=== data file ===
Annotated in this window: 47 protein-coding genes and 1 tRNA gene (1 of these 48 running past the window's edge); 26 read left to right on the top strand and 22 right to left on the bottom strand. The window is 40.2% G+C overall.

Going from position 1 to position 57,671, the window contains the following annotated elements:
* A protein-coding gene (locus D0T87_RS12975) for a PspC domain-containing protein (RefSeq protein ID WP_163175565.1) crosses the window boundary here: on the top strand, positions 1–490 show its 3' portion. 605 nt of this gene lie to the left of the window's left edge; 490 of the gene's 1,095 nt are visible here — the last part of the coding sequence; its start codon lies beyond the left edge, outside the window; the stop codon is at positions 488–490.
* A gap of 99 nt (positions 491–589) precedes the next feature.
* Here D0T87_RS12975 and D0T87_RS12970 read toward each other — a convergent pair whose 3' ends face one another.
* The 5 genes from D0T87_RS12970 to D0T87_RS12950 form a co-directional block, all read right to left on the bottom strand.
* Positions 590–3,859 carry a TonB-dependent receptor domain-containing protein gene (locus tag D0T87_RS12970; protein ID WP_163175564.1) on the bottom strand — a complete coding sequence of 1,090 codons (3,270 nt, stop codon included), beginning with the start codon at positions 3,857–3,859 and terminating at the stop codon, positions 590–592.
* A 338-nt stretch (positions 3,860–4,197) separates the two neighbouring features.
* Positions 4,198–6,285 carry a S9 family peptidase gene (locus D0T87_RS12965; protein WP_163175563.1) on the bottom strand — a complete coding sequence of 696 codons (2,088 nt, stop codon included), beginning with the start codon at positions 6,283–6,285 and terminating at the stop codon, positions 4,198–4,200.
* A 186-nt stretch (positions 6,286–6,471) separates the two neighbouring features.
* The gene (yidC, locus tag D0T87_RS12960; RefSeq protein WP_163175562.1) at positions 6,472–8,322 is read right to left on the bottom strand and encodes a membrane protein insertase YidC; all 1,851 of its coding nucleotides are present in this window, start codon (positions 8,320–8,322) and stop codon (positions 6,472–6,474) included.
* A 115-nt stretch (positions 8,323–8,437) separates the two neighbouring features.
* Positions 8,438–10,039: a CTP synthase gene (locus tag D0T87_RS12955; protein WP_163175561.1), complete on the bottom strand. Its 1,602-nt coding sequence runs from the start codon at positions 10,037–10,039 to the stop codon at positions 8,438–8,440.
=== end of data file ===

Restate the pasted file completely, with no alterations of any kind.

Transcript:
Annotated in this window: 47 protein-coding genes and 1 tRNA gene (1 of these 48 running past the window's edge); 26 read left to right on the top strand and 22 right to left on the bottom strand. The window is 40.2% G+C overall.

Going from position 1 to position 57,671, the window contains the following annotated elements:
* A protein-coding gene (locus D0T87_RS12975) for a PspC domain-containing protein (RefSeq protein ID WP_163175565.1) crosses the window boundary here: on the top strand, positions 1–490 show its 3' portion. 605 nt of this gene lie to the left of the window's left edge; 490 of the gene's 1,095 nt are visible here — the last part of the coding sequence; its start codon lies beyond the left edge, outside the window; the stop codon is at positions 488–490.
* A gap of 99 nt (positions 491–589) precedes the next feature.
* Here D0T87_RS12975 and D0T87_RS12970 read toward each other — a convergent pair whose 3' ends face one another.
* The 5 genes from D0T87_RS12970 to D0T87_RS12950 form a co-directional block, all read right to left on the bottom strand.
* Positions 590–3,859 carry a TonB-dependent receptor domain-containing protein gene (locus tag D0T87_RS12970; protein ID WP_163175564.1) on the bottom strand — a complete coding sequence of 1,090 codons (3,270 nt, stop codon included), beginning with the start codon at positions 3,857–3,859 and terminating at the stop codon, positions 590–592.
* A 338-nt stretch (positions 3,860–4,197) separates the two neighbouring features.
* Positions 4,198–6,285 carry a S9 family peptidase gene (locus D0T87_RS12965; protein WP_163175563.1) on the bottom strand — a complete coding sequence of 696 codons (2,088 nt, stop codon included), beginning with the start codon at positions 6,283–6,285 and terminating at the stop codon, positions 4,198–4,200.
* A 186-nt stretch (positions 6,286–6,471) separates the two neighbouring features.
* The gene (yidC, locus tag D0T87_RS12960; RefSeq protein WP_163175562.1) at positions 6,472–8,322 is read right to left on the bottom strand and encodes a membrane protein insertase YidC; all 1,851 of its coding nucleotides are present in this window, start codon (positions 8,320–8,322) and stop codon (positions 6,472–6,474) included.
* A 115-nt stretch (positions 8,323–8,437) separates the two neighbouring features.
* Positions 8,438–10,039: a CTP synthase gene (locus tag D0T87_RS12955; protein WP_163175561.1), complete on the bottom strand. Its 1,602-nt coding sequence runs from the start codon at positions 10,037–10,039 to the stop codon at positions 8,438–8,440.